Back to top

City of Penticton agrees to compensate vulnerable woman after house sold in municipal tax sale

The Ombudsperson’s report found the City of Penticton’s correspondence to Ms. Wilson contained numerous errors and the city did not do enough to find out why Ms. Wilson was not paying her taxes.

In the wake of an investigation into a municipal tax sale which resulted in a vulnerable 60- year-old woman losing her home, the City of Penticton has today agreed to compensate the former property owner as recommended by the Ombudsperson.

“I am very pleased that city council has accepted our recommendation that Ms. Wilson receive compensation,” said Ombudsperson Jay Chalke. “This outcome clearly demonstrates that it’s never too late to do the right thing.”

The Ombudsperson’s report released last week titled A Bid for Fairness details the case of “Ms. Wilson” whose personal challenges made it difficult for her to pay her property tax bill, even though she had the funds.

Her failure to pay resulted in her home being sold in a tax sale auction, a statutory process that allows municipalities to collect unpaid taxes by selling properties two years after taxes are first due.

The Ombudsperson’s report found the City of Penticton’s correspondence to Ms. Wilson contained numerous errors and the city did not do enough to find out why Ms. Wilson was not paying her taxes.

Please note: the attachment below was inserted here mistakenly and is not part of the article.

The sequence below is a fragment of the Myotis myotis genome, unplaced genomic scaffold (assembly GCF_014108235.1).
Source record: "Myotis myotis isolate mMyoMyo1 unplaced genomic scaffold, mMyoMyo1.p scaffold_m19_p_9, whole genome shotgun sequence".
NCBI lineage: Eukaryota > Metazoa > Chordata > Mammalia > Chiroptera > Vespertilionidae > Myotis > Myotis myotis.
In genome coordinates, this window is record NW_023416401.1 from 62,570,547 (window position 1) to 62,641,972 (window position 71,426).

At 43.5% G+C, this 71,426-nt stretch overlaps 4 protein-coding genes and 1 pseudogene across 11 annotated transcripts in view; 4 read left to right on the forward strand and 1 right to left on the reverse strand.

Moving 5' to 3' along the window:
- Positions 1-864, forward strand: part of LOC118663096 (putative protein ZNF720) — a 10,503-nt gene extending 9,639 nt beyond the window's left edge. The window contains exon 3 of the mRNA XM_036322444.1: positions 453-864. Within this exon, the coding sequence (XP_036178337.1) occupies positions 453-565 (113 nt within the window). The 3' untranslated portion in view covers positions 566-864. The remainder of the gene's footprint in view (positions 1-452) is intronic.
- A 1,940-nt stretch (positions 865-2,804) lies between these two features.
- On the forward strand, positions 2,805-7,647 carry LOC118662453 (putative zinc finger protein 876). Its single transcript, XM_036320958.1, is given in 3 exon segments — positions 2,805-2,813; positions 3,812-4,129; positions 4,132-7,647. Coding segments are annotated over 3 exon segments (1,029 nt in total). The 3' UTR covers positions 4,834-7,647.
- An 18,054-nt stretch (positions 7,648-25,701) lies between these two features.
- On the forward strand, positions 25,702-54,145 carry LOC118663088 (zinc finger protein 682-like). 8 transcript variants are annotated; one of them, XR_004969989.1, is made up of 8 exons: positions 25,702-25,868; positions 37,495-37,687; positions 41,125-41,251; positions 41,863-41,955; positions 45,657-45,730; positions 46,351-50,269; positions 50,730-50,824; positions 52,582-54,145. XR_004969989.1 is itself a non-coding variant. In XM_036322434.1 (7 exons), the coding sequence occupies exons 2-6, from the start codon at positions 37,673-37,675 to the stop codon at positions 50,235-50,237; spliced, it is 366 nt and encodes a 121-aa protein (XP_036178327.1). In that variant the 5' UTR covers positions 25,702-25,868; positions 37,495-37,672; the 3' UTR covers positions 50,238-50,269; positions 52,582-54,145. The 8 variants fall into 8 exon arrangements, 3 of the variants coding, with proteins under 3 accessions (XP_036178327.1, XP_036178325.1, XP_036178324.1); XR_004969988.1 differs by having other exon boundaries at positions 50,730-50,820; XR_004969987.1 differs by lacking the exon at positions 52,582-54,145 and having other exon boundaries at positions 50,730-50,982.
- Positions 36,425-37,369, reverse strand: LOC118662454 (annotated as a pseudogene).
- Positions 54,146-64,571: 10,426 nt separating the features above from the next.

The report highlights that the city should have contacted the Public Guardian and Trustee or Interior Health given the pending sale of Ms. Wilson’s home.

The Ombudsperson’s investigation also examined gaps in the provincial legislative framework governing tax sales.

The report made five recommendations to the Ministry of Municipal Affairs including developing plain language template letters for tax sales, amending the Local Government Act to require municipalities to provide adequate notice to property owners, studying the issue of linking minimum bids to property values rather than taxes owing and issuing best practice guidelines to municipalities about how to protect vulnerable people whose homes are at risk of a tax sale.

As indicated at the time of the release of the Ombudsperson’s report, the ministry accepted all recommendations made to it.

The report also recommended that the City of Penticton compensate Ms. Wilson in the amount of $140,922.88, representing approximately one-half of her lost equity. In the city’s response, included in the Ombudsperson’s report, the city initially rejected the Ombudsperson’s recommendation.

Today Penticton City Council voted to implement the Ombudsperson’s recommendation and compensate Ms. Wilson. “I am pleased that the city government took another look at our recommendation. I also wish to thank city staff who provided my office with the information we needed to conduct our investigation,” said Chalke.